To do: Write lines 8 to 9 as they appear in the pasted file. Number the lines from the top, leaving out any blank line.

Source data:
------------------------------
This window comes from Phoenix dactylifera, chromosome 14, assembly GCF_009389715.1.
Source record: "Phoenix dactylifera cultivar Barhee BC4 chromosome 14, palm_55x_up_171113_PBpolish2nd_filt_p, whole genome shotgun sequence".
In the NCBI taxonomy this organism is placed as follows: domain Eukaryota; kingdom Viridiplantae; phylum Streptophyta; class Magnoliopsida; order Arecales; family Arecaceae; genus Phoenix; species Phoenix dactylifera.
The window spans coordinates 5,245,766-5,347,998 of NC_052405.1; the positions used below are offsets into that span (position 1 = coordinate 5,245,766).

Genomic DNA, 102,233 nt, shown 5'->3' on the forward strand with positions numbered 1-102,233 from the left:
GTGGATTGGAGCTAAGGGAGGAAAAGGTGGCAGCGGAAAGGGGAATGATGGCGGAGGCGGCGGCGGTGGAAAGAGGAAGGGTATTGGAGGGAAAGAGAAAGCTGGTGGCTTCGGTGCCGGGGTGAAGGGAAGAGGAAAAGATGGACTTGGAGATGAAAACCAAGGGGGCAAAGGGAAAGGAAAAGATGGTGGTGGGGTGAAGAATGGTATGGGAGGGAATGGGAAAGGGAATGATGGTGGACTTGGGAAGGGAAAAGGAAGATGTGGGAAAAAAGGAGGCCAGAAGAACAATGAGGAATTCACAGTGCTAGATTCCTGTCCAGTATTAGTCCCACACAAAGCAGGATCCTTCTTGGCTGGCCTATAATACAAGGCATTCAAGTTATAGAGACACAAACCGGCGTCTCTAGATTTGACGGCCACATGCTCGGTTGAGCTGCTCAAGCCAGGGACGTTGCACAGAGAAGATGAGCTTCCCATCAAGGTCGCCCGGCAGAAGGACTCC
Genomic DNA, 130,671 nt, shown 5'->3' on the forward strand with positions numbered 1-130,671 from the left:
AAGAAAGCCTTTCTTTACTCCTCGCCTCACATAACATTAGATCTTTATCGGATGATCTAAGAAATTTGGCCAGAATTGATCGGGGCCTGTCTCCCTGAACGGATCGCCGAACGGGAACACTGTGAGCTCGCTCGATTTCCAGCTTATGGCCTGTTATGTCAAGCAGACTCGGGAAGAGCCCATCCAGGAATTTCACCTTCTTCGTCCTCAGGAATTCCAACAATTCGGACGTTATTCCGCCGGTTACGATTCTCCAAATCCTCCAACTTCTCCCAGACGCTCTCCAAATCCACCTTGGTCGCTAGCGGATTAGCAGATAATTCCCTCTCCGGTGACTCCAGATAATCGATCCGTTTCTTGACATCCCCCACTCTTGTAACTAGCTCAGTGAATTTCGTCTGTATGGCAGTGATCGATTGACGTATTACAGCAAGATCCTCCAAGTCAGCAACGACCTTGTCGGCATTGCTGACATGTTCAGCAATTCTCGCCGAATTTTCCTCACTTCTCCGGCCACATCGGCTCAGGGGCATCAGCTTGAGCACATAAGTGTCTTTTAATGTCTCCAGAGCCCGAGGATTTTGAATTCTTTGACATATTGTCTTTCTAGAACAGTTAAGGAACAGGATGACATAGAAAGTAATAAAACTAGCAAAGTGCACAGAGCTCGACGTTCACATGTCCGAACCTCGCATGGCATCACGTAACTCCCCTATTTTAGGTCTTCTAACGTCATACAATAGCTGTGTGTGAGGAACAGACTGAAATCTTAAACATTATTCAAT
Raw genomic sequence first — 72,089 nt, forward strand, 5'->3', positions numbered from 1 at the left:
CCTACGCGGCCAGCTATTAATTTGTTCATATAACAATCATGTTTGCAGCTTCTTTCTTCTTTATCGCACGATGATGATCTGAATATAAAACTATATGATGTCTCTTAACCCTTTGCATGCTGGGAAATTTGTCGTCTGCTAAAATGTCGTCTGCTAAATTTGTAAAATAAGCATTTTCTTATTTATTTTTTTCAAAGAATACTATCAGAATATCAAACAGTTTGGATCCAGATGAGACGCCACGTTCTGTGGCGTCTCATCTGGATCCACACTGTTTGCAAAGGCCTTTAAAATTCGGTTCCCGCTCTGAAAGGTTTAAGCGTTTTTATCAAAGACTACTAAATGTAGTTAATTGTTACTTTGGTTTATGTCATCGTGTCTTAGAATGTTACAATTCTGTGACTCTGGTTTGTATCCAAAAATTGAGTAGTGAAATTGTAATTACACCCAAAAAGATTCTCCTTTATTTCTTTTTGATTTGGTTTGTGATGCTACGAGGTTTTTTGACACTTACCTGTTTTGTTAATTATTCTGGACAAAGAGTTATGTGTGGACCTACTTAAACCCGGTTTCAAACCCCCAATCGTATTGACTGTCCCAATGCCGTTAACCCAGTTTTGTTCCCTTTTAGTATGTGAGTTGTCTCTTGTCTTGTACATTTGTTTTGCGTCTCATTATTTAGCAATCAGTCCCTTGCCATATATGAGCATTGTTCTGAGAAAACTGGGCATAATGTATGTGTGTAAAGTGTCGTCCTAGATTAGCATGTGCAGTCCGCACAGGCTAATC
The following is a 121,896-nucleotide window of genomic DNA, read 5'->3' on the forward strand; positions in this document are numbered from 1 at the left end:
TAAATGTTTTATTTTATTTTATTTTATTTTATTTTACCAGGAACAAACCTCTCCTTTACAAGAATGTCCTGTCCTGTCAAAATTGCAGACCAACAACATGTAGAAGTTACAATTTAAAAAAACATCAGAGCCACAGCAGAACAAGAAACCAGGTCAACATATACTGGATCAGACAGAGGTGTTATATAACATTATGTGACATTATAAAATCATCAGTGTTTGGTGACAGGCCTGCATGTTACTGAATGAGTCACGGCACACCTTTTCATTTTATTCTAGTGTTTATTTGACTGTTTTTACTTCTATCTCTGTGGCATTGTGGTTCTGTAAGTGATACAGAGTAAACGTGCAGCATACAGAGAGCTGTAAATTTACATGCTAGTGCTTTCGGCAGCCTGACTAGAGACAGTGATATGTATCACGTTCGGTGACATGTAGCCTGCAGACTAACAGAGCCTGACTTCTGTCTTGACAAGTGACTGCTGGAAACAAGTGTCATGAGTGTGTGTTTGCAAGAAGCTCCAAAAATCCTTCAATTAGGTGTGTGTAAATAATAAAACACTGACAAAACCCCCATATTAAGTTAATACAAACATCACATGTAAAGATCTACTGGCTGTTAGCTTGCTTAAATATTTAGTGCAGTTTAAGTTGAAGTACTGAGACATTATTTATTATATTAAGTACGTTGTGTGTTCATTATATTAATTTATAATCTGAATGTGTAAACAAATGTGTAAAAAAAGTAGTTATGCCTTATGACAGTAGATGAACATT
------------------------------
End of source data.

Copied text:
AAGAAAGCCTTTCTTTACTCCTCGCCTCACATAACATTAGATCTTTATCGGATGATCTAAGAAATTTGGCCAGAATTGATCGGGGCCTGTCTCCCTGAACGGATCGCCGAACGGGAACACTGTGAGCTCGCTCGATTTCCAGCTTATGGCCTGTTATGTCAAGCAGACTCGGGAAGAGCCCATCCAGGAATTTCACCTTCTTCGTCCTCAGGAATTCCAACAATTCGGACGTTATTCCGCCGGTTACGATTCTCCAAATCCTCCAACTTCTCCCAGACGCTCTCCAAATCCACCTTGGTCGCTAGCGGATTAGCAGATAATTCCCTCTCCGGTGACTCCAGATAATCGATCCGTTTCTTGACATCCCCCACTCTTGTAACTAGCTCAGTGAATTTCGTCTGTATGGCAGTGATCGATTGACGTATTACAGCAAGATCCTCCAAGTCAGCAACGACCTTGTCGGCATTGCTGACATGTTCAGCAATTCTCGCCGAATTTTCCTCACTTCTCCGGCCACATCGGCTCAGGGGCATCAGCTTGAGCACATAAGTGTCTTTTAATGTCTCCAGAGCCCGAGGATTTTGAATTCTTTGACATATTGTCTTTCTAGAACAGTTAAGGAACAGGATGACATAGAAAGTAATAAAACTAGCAAAGTGCACAGAGCTCGACGTTCACATGTCCGAACCTCGCATGGCATCACGTAACTCCCCTATTTTAGGTCTTCTAACGTCATACAATAGCTGTGTGTGAGGAACAGACTGAAATCTTAAACATTATTCAAT
Raw genomic sequence first — 72,089 nt, forward strand, 5'->3', positions numbered from 1 at the left: